This screen can cover the sRGB color range by 124%, and this is much better than what we see with tn screens known as their color-friendly; at the same time, it covers the colors of the DCI-P3 by 94% and may help you a little bit in the editing processes of the games if you are considering recording on them.
The 32-inch space is very acceptable with a 1440p resolution, especially with a reasonable refresh rate that allows ESports players to enter a new area away from sixty frames per second. However, the question remains, will the response time be disastrous when we experience it? That is what we are going to see now!
Using this screen for anything else away from games will not help. I am not underestimating its capabilities, but getting an IPS screen with the same accuracy and the same update rate would have been better for those who want to exploit it in both terms, but...the price will not be under the $400 umbrella as we see here.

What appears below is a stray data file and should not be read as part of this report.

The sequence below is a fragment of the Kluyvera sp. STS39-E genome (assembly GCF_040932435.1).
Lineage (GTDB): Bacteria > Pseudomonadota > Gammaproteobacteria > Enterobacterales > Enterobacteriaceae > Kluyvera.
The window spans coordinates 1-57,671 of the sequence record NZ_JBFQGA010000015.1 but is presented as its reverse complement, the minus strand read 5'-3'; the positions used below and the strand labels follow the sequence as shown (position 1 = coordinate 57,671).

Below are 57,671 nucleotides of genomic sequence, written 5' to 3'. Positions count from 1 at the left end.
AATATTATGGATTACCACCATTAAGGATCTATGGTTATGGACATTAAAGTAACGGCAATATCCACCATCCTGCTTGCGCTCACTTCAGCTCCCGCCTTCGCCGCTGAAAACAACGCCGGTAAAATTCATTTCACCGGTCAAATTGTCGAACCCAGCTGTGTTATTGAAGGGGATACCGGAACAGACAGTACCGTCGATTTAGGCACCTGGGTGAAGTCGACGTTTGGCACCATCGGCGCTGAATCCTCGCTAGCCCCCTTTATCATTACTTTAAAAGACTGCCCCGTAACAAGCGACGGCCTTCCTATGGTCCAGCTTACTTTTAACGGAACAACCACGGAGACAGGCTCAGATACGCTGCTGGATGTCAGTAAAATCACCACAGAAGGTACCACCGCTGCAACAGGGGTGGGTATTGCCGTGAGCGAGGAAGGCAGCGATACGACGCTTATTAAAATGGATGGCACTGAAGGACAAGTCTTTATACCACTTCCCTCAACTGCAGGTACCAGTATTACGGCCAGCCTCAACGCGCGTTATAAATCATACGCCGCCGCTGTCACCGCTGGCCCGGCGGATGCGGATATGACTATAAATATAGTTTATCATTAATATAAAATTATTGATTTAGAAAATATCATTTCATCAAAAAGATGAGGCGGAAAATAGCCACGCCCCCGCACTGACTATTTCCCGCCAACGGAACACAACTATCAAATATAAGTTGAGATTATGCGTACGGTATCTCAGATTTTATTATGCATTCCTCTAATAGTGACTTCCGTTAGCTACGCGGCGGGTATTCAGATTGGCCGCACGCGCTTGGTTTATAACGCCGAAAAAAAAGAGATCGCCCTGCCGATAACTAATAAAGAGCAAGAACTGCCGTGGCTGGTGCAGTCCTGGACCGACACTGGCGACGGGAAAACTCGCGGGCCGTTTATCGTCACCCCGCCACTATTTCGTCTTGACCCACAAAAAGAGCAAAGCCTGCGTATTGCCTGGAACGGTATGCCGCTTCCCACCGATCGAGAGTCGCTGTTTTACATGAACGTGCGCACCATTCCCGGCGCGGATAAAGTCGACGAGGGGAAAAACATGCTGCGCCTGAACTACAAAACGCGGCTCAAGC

Yes, writing on it now and talking to you is not bad, but it is not the best. Many VA screens work, but there is something strange about this screen when you look at it from some different angles, unlike the rest of the screens that come with the same panel. The color of the screen changes when you look at it in some respects, but it is not bad for honesty.
For games, it is evident in my experience that their response time ranges from 2-3 milliseconds in terms of Grey to Grey, with the addition of a millisecond in the MPRT. If anything, the screen comes with a full response time close to 4 milliseconds. For those who want the fastest response time possible with shooting games and so on, this screen may not be the best option for them. For those who want a new experience and for the first time will enter the world beyond 100 frames and do not intend to enter the world of professionalism in all seriousness, this screen will not be wrong.
What I liked here was the idea of the 32-inch on a curved panel. The experience itself was great and put me on the battlefield when I played shooting games from the first perspective, so I liked this point very much, especially with the accuracy of the QHD, which I did not feel any problem with accuracy this size.
The brightness level was somewhat higher than the 350 nits, but Gigabyte seems to have put this figure in reserve, no more and no less. However, the severity of the discrepancy was not as accurate as of the company's stated 1:3000. This number was not correct because this screen recorded approximately 1:2200 at different brightness levels.